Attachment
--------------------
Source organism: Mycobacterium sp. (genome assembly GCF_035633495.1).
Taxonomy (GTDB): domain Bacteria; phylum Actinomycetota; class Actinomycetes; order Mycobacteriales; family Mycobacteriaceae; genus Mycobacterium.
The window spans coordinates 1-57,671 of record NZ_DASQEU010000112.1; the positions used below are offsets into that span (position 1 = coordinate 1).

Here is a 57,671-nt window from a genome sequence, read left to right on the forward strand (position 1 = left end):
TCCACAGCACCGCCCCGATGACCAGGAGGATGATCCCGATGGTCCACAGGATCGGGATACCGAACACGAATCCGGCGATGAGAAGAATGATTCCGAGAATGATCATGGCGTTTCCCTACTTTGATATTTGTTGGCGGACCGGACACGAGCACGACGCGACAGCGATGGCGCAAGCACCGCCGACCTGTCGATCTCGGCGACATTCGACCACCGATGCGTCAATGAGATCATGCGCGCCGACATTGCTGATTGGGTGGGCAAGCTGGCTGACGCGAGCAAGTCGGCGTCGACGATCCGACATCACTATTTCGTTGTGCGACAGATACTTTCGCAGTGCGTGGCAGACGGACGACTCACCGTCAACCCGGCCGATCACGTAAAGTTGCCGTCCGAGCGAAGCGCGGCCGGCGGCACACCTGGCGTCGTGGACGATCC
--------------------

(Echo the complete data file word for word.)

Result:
Source organism: Mycobacterium sp. (genome assembly GCF_035633495.1).
Taxonomy (GTDB): domain Bacteria; phylum Actinomycetota; class Actinomycetes; order Mycobacteriales; family Mycobacteriaceae; genus Mycobacterium.
The window spans coordinates 1-57,671 of record NZ_DASQEU010000112.1; the positions used below are offsets into that span (position 1 = coordinate 1).

Here is a 57,671-nt window from a genome sequence, read left to right on the forward strand (position 1 = left end):
TCCACAGCACCGCCCCGATGACCAGGAGGATGATCCCGATGGTCCACAGGATCGGGATACCGAACACGAATCCGGCGATGAGAAGAATGATTCCGAGAATGATCATGGCGTTTCCCTACTTTGATATTTGTTGGCGGACCGGACACGAGCACGACGCGACAGCGATGGCGCAAGCACCGCCGACCTGTCGATCTCGGCGACATTCGACCACCGATGCGTCAATGAGATCATGCGCGCCGACATTGCTGATTGGGTGGGCAAGCTGGCTGACGCGAGCAAGTCGGCGTCGACGATCCGACATCACTATTTCGTTGTGCGACAGATACTTTCGCAGTGCGTGGCAGACGGACGACTCACCGTCAACCCGGCCGATCACGTAAAGTTGCCGTCCGAGCGAAGCGCGGCCGGCGGCACACCTGGCGTCGTGGACGATCC